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  3. Aislinn Macnamara
    Apr 28, 2010 @ 15:42:31

    My trusty copy of English Through the Ages puts “aneurysm” in use, surprisingly, from the 1400s. “Schoolyard” existed during the time period. “Conned,” as mentioned, is a bit too modern; on top of that it’s noted as an Americanism. I can forgive that, though. I can’t wait to get my hands on this book, based on this review and the one on AAR.

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  4. Maili
    Apr 28, 2010 @ 17:02:44

    I’m so slow. It took me a bit to figure out what this meant:

    Here, musing on her commitment to knit sweaters for an orphanage:

    Ten sweaters in a month!

    Gwen was not a loom!

    I forgot that ‘sweater’ is what a jumper is.

    I also doubt that “schoolyard bully” (or schoolyards, for that matter) would have been familiar to 19th century English aristocrats.

    It depends on what you mean. As a phrase or the concept? If latter, it’d be familiar to some 19th-century aristos, especially those boarders who were fags (school slang for ‘errand boys’). If former, I have no idea.

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  5. TKF
    Apr 28, 2010 @ 17:49:03

    Trust Maili to point out (correctly) that “sweater” is the actual anachronism, LOL!

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  6. Jennie
    Apr 28, 2010 @ 18:38:03

    The last two are such minor quibbles though (especially when compared with some of the stuff I see in other books!) that I'd give her a pass on them.

    Oh, absolutely. I just feel this reflexive impulse to mention anachronisms when I come across them – as I said, at least I can then be educated about whether I’m right or not!

    It depends on what you mean. As a phrase or the concept? If latter, it'd be familiar to some 19th-century aristos, especially those boarders who were fags (school slang for ‘errand boys'). If former, I have no idea.

    Oh, absolutely I meant the phrase. I don’t even have an issue with “bully” being used to describe the behavior – I guess I thought “schoolyard” was more modern usage. It’s something I associate with recess at day schools. (Did they have recess in Victorian boarding schools? They probably called it something else.)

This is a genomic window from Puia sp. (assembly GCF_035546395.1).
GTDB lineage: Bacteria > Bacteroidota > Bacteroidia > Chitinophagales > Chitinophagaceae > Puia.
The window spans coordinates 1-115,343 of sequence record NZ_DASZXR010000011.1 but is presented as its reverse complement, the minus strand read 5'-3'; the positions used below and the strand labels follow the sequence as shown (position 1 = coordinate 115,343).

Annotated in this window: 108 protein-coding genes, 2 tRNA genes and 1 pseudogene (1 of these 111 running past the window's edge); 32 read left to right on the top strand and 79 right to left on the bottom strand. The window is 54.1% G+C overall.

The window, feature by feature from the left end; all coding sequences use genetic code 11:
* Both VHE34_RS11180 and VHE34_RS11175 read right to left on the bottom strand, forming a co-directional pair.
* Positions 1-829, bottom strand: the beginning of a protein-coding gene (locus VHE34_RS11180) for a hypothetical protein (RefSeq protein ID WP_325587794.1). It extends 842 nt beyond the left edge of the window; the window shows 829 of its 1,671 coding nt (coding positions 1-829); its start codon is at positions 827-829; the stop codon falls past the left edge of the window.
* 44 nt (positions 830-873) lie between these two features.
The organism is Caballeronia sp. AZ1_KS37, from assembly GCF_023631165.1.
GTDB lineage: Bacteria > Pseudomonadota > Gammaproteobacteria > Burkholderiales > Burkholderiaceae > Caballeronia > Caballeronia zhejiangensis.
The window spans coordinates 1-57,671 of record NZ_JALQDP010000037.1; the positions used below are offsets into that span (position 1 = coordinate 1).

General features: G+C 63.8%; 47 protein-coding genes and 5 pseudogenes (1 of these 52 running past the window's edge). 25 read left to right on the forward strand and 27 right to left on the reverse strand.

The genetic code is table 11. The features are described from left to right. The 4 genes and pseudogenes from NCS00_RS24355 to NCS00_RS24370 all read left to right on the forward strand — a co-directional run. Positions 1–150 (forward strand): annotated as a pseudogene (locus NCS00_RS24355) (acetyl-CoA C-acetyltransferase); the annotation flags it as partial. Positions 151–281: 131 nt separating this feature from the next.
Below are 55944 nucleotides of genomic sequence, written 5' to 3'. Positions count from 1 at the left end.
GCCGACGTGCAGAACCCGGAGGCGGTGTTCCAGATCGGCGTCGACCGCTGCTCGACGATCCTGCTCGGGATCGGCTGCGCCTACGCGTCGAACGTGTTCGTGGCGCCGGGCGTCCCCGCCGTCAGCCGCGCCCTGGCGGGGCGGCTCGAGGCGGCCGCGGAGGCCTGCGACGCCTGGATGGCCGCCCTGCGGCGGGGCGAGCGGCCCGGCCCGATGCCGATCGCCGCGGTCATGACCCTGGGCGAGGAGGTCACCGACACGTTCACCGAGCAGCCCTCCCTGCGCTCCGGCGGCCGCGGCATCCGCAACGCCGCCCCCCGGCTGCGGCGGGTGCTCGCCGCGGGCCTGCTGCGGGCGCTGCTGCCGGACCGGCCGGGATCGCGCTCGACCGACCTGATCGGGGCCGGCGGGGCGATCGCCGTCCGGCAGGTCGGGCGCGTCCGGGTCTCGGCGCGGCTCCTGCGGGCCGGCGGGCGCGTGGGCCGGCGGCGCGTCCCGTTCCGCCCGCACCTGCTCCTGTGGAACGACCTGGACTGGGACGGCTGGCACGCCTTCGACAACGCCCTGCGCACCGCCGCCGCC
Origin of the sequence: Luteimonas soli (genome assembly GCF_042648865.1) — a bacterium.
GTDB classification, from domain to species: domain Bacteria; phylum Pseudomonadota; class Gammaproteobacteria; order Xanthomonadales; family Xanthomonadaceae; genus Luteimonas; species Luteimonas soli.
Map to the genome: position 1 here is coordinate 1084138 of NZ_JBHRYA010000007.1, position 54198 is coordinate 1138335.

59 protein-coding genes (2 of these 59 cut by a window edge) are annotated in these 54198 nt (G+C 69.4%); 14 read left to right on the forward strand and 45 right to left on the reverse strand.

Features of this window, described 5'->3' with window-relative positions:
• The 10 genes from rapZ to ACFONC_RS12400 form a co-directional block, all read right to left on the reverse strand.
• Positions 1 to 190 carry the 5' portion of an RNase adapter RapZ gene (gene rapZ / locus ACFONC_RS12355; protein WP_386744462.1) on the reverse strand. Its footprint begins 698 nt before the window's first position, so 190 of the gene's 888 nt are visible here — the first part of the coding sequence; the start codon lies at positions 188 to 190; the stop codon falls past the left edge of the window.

Trust Maili to point out (correctly) that “sweater” is the actual anachronism, LOL!

    Too true! I didn’t even notice that.

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  7. Janine
    Apr 28, 2010 @ 19:06:29

    I’m so glad you enjoyed the book! I had a blast reading it when I critiqued it, and even more when I read it for fun a couple of weeks ago. I have loved all of Meredith’s books, and it’d be pretty damn hard to unseat Written on Your Skin from its “favorite by Meredith” position, but this book is probably my second favorite of hers. I love that it has this surface frothiness but underneath that surface is a lot of substance.

    With regard to Alex using Gwen to get access to Barrington, I thought that it was in keeping with his conflicted feelings about protecting Gwen. He seemed to me to be doing a number on himself, trying to prove to himself that he would rather be unencumbered by emotional ties, even though it wasn’t really true.

    For example, he was planning to be in South America during Gwen’s wedding. I was a little irritated with Alex for that and for endangering Gwen so casually, but that made his ultimate anger at himself for it all the more satisfying.

    With regard to the anachronisms, I apologize for not catching them.

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  8. LL
    Apr 28, 2010 @ 20:21:52

    @Janine: It’s going on my Wish List.

    But I must ask, how many times does Gwen plan on getting married in the book? In your review you mentioned she was jilted twice, and in this last post a third wedding?